However, to write off the show and what it did up to the last episode would be unfair (mostly to people like myself who refuse to end it on a note like this) because of all the good they did do. So what’s left? A chance for television redemption. What if AMC took a cue from short run English dramas like Luther and structured the proposed second season as no more than 4-6 episodes? What if they wrap it up and give audiences the ending they hoped for within this short run, a riveting, gritty but concise ending? It’ll prove that AMC still care about the integrity of quality television and aren’t just another television studio playing the ratings game. I think it worked for The Walking Dead, why wouldn’t it work for The Killing Redux? Let’s not drag this case out longer than a few more episodes. Please.

So don’t write off The Killing just yet, and don’t write off AMC. The show is still leaps and bounds better than what any CSI or Criminal Minds can offer. And after watching the first episode of Game Of Thrones, I can stay that at least The Killing is not so uncomfortably ostentatious (medieval breasts are immediately nullified by gratuitous incest). AMC and the show runners made a mistake, but one they can fix if they get what happens next right.

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Highlights, Television

Covert Affairs: When Bad Television is Good Television

I can’t remember the last time I saw Piper Perabo, but I’m sure it was around the time of Coyote Ugly. If you remember that film, it was where she played a small town girl who came into the big city chasing dreams only to end up dancing atop a bar. It was a terrible film. That was probably the last time I saw her anywhere (okay, that’s a lie, I saw her in Cheaper By the Dozen but I’d like to pretend that never happened either), until this past summer where she’s been heating up the USA Network’s summer schedule with the Doug Liman produced Covert Affairs.

The series is, for all intents and purposes, a lighter less-heady version of previously popular spy drama Alias. Perabo plays Annie Walker, a fresh out of school recruit whose immense language skills has earned her a spot at Langley. Through the series, she trots around the globe doing spy things- exchanging information, extracting people, kicking people, and generally getting out of sticky spy situations. Her immediate team includes Auggie Anderson (a blind operative helping Walker from the desk, played by Christopher Gorham), Jai Wilcox (a fishy CIA officer who appears to have more than one secret) and the husband and wife director team played by Peter Gallagher and Kari Matchett.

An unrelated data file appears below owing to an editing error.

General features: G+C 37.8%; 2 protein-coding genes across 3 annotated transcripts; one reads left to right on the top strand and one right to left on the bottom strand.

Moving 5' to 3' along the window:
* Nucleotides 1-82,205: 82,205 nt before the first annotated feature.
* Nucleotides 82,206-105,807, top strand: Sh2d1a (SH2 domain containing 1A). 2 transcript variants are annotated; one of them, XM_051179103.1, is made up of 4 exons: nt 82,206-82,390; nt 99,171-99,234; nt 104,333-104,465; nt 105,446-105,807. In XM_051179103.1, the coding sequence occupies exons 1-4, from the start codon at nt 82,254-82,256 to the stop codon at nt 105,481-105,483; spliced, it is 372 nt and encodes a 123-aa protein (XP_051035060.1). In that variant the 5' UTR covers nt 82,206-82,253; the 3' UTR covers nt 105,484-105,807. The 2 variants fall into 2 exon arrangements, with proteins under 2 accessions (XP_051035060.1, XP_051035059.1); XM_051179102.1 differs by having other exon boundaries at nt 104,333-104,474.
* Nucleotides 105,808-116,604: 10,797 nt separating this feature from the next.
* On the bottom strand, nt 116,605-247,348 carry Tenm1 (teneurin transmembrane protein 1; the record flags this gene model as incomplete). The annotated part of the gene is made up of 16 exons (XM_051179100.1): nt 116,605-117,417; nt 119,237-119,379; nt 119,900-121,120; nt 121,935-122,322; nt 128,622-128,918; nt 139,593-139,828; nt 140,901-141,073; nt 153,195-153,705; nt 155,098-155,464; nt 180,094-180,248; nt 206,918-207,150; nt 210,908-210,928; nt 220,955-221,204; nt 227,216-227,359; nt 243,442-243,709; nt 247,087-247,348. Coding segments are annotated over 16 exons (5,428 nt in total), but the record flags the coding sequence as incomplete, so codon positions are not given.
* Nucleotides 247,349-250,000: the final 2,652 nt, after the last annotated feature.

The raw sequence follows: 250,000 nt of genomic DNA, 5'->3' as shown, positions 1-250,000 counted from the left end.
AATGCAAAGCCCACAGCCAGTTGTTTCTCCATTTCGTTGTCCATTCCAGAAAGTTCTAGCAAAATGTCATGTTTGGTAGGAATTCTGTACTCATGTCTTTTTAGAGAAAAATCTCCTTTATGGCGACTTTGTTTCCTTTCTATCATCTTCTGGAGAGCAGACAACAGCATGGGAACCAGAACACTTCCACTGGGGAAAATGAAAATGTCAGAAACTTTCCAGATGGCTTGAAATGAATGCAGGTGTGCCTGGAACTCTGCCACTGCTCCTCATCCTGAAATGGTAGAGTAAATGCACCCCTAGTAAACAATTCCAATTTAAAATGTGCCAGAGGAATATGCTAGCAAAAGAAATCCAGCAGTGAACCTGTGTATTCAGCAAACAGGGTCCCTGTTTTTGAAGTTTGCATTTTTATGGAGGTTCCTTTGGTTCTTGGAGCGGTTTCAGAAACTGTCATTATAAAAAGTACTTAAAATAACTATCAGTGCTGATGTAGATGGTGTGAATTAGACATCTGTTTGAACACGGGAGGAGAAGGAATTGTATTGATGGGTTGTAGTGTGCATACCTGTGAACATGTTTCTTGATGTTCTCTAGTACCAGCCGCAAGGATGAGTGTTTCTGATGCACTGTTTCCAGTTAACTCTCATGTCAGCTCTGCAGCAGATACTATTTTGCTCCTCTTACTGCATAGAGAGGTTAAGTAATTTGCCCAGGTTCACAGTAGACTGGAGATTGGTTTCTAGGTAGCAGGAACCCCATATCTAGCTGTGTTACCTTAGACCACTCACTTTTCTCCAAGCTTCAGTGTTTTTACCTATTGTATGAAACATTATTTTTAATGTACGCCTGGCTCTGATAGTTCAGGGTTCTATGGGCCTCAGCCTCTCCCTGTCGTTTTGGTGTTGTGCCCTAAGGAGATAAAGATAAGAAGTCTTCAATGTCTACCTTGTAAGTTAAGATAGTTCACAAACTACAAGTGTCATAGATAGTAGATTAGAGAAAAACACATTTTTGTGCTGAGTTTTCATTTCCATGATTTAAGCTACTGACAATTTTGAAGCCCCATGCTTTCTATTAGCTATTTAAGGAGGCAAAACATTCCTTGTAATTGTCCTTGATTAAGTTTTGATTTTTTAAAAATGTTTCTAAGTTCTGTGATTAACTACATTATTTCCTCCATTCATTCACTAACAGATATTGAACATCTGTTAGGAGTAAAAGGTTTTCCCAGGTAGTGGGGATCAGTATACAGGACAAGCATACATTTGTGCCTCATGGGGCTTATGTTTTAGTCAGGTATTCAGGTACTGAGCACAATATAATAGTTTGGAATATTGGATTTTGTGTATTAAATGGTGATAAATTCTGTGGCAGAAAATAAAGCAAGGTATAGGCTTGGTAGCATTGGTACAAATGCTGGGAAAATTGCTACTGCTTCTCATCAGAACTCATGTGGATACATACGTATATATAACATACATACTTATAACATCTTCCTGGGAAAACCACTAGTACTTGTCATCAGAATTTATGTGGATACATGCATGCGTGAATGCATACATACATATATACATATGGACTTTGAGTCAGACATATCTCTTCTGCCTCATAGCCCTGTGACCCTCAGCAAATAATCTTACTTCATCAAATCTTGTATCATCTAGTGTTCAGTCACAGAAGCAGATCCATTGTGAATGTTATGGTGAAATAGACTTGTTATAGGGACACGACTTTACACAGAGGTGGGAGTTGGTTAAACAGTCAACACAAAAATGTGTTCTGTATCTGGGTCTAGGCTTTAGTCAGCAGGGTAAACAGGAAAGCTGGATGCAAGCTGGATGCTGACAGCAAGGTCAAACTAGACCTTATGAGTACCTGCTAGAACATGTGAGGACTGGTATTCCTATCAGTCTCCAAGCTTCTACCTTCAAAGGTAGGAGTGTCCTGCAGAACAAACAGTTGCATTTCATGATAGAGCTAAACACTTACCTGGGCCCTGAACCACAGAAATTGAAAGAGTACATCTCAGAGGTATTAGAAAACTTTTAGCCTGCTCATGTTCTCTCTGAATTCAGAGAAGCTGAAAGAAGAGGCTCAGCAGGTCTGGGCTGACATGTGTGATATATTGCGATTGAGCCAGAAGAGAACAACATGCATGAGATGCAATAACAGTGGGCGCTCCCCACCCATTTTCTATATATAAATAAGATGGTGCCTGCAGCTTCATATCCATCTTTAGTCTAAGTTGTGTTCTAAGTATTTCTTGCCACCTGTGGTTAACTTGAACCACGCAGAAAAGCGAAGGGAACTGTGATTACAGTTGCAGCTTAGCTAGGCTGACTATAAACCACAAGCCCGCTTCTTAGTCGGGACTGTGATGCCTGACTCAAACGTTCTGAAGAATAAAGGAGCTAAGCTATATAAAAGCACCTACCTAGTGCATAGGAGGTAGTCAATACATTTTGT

It is the pairing of Matchett and Gallagher as CIA directors (with Gallagher’s character being Matchett’s superior) that proves to be the series’ unique character relationship. While Walker’s cover means she often lies to her sister and family, it is the strain between Gallagher and Matchett’s respective characters that proves to be the most interesting. How does a married couple possibly live and cope as two high-ranking CIA operatives? How do you possibly take that friction and disagreement home to bed? Not a bad set up for summer fare.

The show’s lighthearted veneer is both an asset and a hindrance. It’s relatively easy going and the missions and plotlines do their best not to complicate any of the characters. A former CIA agent troubles Walker, a previous lover (played by Eion Bailey), but this story line tends to falter more than it shines as it fails to do anything other than give some back story to why Walker will at times seem troubled (she at least, cries much less than Sydney Bristow did). The aesthetics and cinematography borrows more from the CSI school of television than it does The Wire, with pretty people abound and a glossy shine cast over the locales. Viewers shouldn’t expect season-long story arches and multi-layered complexities that lingers long after the show is done either. Through the season we’ve seen her travel to South America, Europe and across North America to diffuse situations like protecting a boy-genius, leaks in the Senate, suspicious art and an escaping Iranian defector who as it turns out, just wants to get back with his childhood girlfriend. Not exactly stopping a nuclear holocaust.